From the May 01, 2011 issue of Futures Magazine • Subscribe!

Is the “carry trade” coming back?

The most important current fundamental for forex traders is the anticipation of an exit strategy from extreme accommodative policy in the West. When will quantitative easing and related monetary stimulus in response to the global credit crisis end? The central banks of the G7 are at a point where they are looking at ending stimulus and beginning to increase interest rates to slow down inflation, which depending on who you are talking to already is here or on the way. Some already have increased rates, and those that have not now are facing a post-quantitative easing era. Now is the time to prepare trading strategies that can benefit from this historic shift.

A key step for the forex trader is to realize that a change in interest rate policies across the globe will create ripple effects in almost every currency. When interest rates go up in one country, an imbalance is created in capital flows throughout the world. It is not necessarily the actual interest rate level that is important, but the anticipation that rate increases will continue; that attracts even greater demand for the currency. This is because of the "carry trade" where low-interest currencies are sold or borrowed against and the capital raised goes to the higher-interest-rate currencies. The carry trade collapsed in 2008 as capital had to be repatriated back by the borrowers who had to pay off bad debt. The yen, which has been a favorite funding currency in the carry trade, took a big hit when heavy yen buying followed the tragic earthquake in Japan earlier this year.

That was more of a temporary psychological reaction than one driven by interest rate fundamentals. The yen, with G-7 intervention, resumed a weakening direction and the yen carry trader, in-effect, has reappeared as a weaker yen is technically and politically favored. An easy way to detect the resumption of the carry trade as a strategy is to watch the iPath Optimized Currency Carry ETN (ICI). ICI is designed to reflect the total return of an "Intelligent Carry Strategy" and is now forming a triple top at $47. If it breaks out, it will be a clear signal that global conditions favor a carry trade revival (see "Back to the carry"). The challenge for the forex trader is how to participate in this powerful force.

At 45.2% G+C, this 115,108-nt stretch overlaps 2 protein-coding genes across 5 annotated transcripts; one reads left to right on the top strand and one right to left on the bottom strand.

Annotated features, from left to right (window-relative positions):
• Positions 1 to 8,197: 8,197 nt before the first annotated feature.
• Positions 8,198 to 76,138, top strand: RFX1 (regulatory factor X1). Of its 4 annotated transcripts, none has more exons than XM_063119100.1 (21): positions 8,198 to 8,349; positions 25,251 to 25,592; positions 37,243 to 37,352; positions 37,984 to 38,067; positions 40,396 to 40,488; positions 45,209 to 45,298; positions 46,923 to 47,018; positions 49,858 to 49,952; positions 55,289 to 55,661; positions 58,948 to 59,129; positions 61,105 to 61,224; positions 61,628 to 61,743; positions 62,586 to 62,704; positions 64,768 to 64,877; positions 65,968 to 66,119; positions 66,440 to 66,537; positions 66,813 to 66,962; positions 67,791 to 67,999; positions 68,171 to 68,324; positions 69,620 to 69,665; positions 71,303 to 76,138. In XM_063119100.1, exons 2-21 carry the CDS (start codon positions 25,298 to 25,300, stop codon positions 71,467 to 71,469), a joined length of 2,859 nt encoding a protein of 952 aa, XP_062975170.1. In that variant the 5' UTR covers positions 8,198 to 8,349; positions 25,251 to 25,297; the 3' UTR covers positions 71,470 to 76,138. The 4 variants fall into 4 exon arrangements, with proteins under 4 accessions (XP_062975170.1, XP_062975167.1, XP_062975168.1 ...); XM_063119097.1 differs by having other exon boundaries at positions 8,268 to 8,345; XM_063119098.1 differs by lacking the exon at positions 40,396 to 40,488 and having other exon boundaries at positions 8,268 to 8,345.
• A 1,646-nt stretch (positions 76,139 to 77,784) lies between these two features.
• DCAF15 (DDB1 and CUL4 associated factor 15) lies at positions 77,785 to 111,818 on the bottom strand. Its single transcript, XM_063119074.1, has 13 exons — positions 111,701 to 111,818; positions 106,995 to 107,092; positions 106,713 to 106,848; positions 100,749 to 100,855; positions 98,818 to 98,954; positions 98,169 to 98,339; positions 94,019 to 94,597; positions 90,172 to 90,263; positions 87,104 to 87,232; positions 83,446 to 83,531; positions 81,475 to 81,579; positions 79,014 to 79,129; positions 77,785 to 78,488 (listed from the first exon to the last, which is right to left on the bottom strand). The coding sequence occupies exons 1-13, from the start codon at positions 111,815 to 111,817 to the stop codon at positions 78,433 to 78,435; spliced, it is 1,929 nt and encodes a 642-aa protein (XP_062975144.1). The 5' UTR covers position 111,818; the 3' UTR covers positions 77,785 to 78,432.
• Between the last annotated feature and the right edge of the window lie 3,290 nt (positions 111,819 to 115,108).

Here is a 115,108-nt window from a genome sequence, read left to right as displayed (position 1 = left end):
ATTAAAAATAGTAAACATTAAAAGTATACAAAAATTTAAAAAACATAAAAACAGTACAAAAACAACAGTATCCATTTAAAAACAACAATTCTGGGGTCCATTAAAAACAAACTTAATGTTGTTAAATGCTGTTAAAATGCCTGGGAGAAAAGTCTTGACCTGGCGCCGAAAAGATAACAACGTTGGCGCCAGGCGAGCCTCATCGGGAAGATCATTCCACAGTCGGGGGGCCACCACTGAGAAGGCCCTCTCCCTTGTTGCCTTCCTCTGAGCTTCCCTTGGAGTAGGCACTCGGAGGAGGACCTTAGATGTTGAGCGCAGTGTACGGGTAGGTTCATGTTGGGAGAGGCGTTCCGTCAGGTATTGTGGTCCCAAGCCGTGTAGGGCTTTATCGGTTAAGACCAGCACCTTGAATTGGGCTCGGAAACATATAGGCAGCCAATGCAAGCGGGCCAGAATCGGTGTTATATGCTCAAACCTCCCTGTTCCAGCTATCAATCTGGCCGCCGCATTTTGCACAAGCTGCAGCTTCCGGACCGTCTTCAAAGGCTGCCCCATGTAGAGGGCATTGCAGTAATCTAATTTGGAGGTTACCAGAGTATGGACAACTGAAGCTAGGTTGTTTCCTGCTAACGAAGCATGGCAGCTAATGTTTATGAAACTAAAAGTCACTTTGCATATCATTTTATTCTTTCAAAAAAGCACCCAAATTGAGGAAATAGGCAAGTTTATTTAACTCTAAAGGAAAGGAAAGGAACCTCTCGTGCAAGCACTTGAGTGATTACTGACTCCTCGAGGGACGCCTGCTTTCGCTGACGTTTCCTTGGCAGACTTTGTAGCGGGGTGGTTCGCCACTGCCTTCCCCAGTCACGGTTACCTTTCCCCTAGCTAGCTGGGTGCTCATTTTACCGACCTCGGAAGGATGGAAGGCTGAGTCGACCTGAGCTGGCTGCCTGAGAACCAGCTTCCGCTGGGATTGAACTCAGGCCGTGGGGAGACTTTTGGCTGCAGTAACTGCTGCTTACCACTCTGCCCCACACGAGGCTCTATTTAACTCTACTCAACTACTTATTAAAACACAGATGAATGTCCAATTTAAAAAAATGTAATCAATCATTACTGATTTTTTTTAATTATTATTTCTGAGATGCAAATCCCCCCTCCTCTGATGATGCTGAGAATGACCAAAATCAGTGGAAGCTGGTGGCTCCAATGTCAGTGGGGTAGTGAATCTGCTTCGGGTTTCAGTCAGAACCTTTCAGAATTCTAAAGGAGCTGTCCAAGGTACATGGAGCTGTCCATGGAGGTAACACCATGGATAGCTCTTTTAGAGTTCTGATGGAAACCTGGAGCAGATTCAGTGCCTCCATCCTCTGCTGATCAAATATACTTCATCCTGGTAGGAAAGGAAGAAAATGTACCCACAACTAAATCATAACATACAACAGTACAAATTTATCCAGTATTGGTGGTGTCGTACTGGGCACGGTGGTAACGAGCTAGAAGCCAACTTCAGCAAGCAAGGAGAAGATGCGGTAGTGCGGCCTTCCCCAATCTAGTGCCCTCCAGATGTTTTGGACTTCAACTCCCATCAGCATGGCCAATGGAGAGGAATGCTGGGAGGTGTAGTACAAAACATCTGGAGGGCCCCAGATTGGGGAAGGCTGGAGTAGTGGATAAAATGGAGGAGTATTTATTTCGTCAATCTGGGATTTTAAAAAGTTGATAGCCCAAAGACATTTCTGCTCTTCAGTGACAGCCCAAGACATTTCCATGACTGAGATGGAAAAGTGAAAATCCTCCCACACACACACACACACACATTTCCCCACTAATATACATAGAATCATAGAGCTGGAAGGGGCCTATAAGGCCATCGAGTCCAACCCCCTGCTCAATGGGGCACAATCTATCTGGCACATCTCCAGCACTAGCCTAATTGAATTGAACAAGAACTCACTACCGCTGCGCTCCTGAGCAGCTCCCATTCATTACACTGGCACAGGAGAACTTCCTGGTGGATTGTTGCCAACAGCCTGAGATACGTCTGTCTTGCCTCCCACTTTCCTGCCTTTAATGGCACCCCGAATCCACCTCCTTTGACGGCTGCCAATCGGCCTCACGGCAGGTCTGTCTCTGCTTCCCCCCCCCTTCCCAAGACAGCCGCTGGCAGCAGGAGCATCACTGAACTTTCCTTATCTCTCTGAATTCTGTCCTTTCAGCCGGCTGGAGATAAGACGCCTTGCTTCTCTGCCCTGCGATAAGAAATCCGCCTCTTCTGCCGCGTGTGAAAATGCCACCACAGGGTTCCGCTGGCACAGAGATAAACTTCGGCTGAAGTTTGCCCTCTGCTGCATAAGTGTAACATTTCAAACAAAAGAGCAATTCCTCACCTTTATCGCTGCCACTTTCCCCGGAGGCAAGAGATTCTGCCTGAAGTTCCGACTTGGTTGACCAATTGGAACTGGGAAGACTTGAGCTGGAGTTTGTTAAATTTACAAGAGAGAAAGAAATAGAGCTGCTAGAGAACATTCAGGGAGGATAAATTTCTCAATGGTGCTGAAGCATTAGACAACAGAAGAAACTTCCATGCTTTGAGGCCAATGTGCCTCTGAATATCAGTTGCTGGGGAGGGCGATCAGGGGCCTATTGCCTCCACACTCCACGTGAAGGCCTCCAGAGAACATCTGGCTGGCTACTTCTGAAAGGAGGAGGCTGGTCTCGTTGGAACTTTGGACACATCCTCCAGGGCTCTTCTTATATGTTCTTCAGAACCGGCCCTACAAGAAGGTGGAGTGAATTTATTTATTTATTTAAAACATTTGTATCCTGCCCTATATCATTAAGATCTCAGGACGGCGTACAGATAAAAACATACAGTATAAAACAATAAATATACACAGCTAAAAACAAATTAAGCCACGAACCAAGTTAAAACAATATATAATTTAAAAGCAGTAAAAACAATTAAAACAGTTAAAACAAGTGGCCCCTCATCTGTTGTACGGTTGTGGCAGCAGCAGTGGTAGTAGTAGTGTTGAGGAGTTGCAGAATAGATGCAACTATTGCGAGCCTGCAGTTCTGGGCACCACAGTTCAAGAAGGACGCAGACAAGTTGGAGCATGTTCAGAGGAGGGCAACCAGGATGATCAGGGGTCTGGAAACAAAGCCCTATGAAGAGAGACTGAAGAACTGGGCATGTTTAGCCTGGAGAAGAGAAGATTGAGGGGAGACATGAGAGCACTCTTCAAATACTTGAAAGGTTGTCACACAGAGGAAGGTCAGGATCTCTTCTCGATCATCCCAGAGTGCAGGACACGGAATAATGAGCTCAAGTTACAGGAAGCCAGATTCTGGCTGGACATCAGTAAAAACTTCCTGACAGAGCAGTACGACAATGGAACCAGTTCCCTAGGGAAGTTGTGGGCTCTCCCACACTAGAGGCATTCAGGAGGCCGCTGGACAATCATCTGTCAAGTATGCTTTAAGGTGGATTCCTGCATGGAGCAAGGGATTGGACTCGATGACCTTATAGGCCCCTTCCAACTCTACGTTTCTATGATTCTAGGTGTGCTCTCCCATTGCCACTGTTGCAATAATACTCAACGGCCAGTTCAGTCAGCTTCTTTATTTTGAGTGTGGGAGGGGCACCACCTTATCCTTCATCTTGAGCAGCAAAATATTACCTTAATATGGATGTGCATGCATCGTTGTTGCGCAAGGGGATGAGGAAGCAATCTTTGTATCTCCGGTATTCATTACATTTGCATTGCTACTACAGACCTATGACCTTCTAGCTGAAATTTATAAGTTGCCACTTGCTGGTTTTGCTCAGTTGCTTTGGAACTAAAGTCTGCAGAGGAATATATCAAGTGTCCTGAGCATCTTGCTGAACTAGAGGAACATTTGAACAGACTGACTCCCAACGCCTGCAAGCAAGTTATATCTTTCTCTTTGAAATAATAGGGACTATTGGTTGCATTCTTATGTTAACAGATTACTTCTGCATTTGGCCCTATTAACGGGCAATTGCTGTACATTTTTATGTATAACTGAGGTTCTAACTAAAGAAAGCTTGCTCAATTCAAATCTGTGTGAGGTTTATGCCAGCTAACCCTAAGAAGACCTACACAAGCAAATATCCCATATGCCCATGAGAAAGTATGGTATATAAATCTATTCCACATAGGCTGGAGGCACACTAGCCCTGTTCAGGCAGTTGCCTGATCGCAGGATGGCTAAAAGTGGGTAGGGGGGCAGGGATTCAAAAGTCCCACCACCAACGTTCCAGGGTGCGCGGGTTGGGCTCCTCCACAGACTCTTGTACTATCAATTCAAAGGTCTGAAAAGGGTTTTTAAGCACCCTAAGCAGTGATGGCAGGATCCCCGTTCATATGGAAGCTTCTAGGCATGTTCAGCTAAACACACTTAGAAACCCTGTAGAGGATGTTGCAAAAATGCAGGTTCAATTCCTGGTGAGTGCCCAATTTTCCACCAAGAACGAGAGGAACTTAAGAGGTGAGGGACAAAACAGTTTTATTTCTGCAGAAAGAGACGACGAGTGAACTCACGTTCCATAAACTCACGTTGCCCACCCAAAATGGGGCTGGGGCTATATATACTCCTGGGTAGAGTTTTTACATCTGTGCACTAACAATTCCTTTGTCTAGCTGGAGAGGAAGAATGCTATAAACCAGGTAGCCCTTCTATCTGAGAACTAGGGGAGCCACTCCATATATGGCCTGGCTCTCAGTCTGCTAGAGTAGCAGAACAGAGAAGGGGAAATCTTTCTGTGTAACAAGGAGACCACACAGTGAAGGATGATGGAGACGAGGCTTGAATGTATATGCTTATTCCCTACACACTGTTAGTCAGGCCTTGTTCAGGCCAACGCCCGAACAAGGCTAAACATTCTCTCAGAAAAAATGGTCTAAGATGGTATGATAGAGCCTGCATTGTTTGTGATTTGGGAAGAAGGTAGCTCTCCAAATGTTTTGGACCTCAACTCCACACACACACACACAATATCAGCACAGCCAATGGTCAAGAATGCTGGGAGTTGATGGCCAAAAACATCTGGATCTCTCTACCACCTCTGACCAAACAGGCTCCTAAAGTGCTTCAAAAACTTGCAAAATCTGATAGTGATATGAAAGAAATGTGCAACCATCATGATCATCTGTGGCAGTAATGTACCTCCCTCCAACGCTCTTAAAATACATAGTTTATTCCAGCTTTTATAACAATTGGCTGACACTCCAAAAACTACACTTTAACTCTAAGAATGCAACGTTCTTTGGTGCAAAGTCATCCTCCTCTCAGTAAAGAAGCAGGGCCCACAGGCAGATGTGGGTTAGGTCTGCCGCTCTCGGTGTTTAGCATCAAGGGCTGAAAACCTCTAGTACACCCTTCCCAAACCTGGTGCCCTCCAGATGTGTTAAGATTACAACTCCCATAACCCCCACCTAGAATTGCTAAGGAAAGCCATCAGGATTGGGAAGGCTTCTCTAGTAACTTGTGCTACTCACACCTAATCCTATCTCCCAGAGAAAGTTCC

For traders to take advantage of increased interest in the carry trade, they must closely monitor interest rate differentials. When one currency is actually increasing rates while another is not, capital will flow away from that currency to seek the higher return. Following this pattern, several currency pairs can be traded to take advantage of carry as well as to anticipate increased differentials. For example, the EUR/GBP crosspair is likely to strengthen — if the European Central Bank raises rates and the Bank of England does not. Similarly the Swiss franc, a low-yielding safe-haven currency that has strengthened against the euro by over 3,700 pips in the last four years, finally may be able to weaken. The Swiss central bank desires a weaker currency and may keep rates low as the ECB raises rates.

The yen is likely to keep its status as the lowest yielding currency and as a result the AUD/JPY and EUR/JPY cross-pairs will receive the benefits of bullish sentiment. If rate increases in the G7 continue in the coming months, the Brazilian real will become more vulnerable to a sell off. Even though its interest rate is at an astronomical level of 11.75%, a change in its differential with other currencies may be the tipping point for weakening this currency. However, when it comes to the U.S. dollar, the situation is more tentative. The U.S. dollar is still a low-yielding currency and also may suffer from the carry effect. Yet, if Fed Chief Ben Bernanke signals the end of quantitative easing or signals vigilance on inflation, the U.S. dollar may attract investors and traders anticipating a potential rate hike. In any case, interest rate differentials and expected changes in interest rate differentials, rather than risk aversion, will become the major fundamental force for traders to contend with in the coming year. Forex traders should watch out, as the carry trade offers some extraordinary opportunities.

Abe Cofnas is the author of "Sentiment Indicators" (Bloomberg Press). He can be reached at

About the Author
Abe Cofnas

Abe Cofnas is author of “Sentiment Indicators” and “Trading Binary Options: Strategies and Tactics” (Bloomberg Press). He is editor of newsletter and can be reached at

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